When the silent film actor Rudolph Valentino died in 1926 (on a Monday) the western world went in to mourning. There were riots outside the funeral home in New York where his body lay in state. Women committed suicide. A record was released. It became an international hit. It was called – ‘There’s a New Star in Heaven Tonight’

Given that the majority of the universe is dark matter, perhaps it was only appropriate the New Star in Heaven a year ago tonight was a BLACKSTAR…

Not a white star…

Not a popstar…


Black Star - Bowie

Black Star?- Bowie?

Some have said the 5 star parts running across the bottom of the album cover stand for the letters B-O-W-I-E. If this is the case then following on from the second symbol the title of the album is surely ‘O’. Or perhaps more accurately Omega meaning  ‘the end’ as in I am the Alpha and the Omega.

Another one for the legend.


*Animation using Diamond Dogs LP cover (EMI/Bowie) & poster by Dutch artist Guy Peeleart (1934-2008); Bowie with dog photograph by Terry O’Neill – Words: Bowie

17 thoughts on “Future Legend

  1. Reply Christy B Apr 20,2017 5:39 pm

    A wonderful tribute to Bowie. I found my way here from Shehanne’s blog and am enjoying the insightful posts you have written. Thank you.

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  4. Reply Serdar Jan 18,2017 9:23 am

    Great read Paul

  5. Reply J.Gi Federizo Jan 13,2017 1:46 am

    This is certainly very informational! I’m not exactly a Bowie fan, but not a hater either. And best I’ll remember him by is as the Troll King in THE LABYRINTH. Nevertheless, I was sad when he passed away.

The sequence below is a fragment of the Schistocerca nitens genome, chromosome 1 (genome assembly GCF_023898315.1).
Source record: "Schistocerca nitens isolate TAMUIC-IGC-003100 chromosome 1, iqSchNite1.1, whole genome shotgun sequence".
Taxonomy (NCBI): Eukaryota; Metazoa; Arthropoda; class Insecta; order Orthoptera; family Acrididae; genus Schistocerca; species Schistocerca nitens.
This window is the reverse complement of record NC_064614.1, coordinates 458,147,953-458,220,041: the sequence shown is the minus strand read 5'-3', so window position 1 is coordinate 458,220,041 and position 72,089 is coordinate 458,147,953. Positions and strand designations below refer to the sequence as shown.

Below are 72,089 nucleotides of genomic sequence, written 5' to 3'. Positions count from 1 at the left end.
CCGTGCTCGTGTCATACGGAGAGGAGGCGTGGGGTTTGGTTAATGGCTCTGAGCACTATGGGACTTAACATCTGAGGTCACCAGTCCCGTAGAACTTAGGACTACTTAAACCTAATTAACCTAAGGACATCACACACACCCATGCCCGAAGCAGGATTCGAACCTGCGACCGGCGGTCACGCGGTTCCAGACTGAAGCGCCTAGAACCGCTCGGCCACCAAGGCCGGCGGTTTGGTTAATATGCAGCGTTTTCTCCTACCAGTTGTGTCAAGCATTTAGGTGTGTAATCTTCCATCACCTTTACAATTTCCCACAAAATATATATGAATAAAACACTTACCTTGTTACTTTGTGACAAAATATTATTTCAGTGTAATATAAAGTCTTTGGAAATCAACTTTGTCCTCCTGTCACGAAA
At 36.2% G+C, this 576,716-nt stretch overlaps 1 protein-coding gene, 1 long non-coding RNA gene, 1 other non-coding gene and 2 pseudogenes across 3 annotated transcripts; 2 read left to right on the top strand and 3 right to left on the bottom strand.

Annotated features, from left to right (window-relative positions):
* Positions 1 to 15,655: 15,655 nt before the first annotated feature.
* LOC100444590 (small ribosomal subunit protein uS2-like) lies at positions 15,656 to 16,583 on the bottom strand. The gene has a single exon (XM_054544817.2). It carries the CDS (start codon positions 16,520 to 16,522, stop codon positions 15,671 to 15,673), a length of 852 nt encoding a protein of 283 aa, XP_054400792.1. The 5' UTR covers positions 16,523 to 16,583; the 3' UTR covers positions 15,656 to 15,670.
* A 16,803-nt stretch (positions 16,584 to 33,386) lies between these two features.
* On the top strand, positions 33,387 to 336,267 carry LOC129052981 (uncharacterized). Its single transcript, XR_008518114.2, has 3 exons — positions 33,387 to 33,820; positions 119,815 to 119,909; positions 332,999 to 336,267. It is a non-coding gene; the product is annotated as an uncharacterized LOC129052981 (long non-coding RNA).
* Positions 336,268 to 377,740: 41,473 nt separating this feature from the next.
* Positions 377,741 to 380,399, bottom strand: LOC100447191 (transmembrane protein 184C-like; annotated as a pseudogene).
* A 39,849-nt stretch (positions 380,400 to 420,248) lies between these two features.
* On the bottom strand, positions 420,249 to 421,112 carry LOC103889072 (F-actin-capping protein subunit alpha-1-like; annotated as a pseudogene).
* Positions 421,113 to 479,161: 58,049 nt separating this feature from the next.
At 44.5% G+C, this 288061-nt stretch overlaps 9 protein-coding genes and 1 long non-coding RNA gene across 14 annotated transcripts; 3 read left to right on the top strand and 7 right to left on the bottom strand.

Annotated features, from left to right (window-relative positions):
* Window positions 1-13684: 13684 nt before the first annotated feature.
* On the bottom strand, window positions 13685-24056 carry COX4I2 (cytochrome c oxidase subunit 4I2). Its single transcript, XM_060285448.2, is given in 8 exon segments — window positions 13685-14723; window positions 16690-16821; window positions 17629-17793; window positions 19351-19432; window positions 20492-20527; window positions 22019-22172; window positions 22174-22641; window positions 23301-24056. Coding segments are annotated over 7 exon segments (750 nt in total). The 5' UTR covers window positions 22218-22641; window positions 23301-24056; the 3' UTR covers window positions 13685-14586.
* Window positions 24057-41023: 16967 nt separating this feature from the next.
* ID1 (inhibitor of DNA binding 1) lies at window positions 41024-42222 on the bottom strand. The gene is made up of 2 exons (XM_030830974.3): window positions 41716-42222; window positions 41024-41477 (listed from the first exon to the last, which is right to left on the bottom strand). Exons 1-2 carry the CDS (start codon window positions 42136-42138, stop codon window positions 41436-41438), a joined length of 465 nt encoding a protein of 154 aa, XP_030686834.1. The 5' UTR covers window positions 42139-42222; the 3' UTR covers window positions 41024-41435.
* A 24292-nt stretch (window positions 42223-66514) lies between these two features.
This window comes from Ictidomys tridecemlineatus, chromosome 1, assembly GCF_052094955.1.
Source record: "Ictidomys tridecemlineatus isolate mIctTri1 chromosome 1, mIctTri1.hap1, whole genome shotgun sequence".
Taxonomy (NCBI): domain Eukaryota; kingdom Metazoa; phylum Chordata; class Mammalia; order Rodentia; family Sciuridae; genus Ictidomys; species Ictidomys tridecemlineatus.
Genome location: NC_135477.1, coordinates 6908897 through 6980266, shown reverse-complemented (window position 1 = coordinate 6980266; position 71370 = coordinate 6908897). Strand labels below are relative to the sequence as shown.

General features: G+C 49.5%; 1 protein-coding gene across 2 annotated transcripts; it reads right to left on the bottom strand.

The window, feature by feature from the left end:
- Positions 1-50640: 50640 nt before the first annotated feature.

His legend lives.

    (And thanks for writing this wonderful article) 🙂

  6. Reply Robbie Cheadle Jan 12,2017 5:16 am

    Great read, I gleaned quite a lot of new information about David Bowie.

  7. Reply dgkaye Jan 12,2017 2:11 am

    What a fascinating article Paul, and a beautiful tribute to Bowie. Hard to believe he’s already been gone one year! 🙂

    • Reply Paul Jan 12,2017 7:04 pm

      Thanks Debby. I know – for us who grew up with him it is unimaginable. I have thinking about one of his songs.Appropriately its called Everyone Says Hi
      Said you took a big trip
      They said you moved away
      Happened oh, so quietly
      They say

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  9. Reply Sally cronin Jan 11,2017 10:48 am

    Brilliant as alwasy Paul.. as a teenager I was allowed to watch Top of the Pops as a special concession whilst my father sat in his armchair and commented on the decline in masculinity and ‘why don’t they get their hair cut’! When Space Oddity was released I was 16 and that song has haunted me for years.. still play today when I need a little inspiration.

    • Reply Paul Jan 12,2017 7:22 pm

      Actually Sally you have hit on a tale. Long before Space Oddity, back in 1964 David was on the BBC Cliff Mitchelmore Show arguing the case for Respecting Blokes with Long Hair, saying he was sick of builder’s calling out “Are yer Alright Darlin’?” when he walked passed! Totally tongue in cheek of course but it makes you think. He was about 10 years without a hit – even unable to follow up after Space Oddity. If he had made it before 1972 there would have been no Ziggy Stardust- and the whole counter-cultural revolution might have happened differently – Johnny Rotton with his spiky red hair was inspired by Ziggy. Punk by the Velvet Underground who Bowie popularised. Then there wee the young romantics – Boy George Steve Strange, even Madonna and Gaga. It would have been a different world.

  10. Reply Paul Jan 11,2017 1:43 am

    Read Walk on the Wild Side about Warhol’s Factory & the Velvet Underground

  11. Reply Paul Jan 10,2017 3:10 pm

    Please Check out my other website for Free Ebooks

    Thomas the Rhymer – A charming Harry Potter type story about 3 spunky kids trying to rescue Jack’s eldest brother from a sinister Fairy Queen

    Finn Mac Cool – an adults only book based around Irish myth in a post-apocalyptic Ireland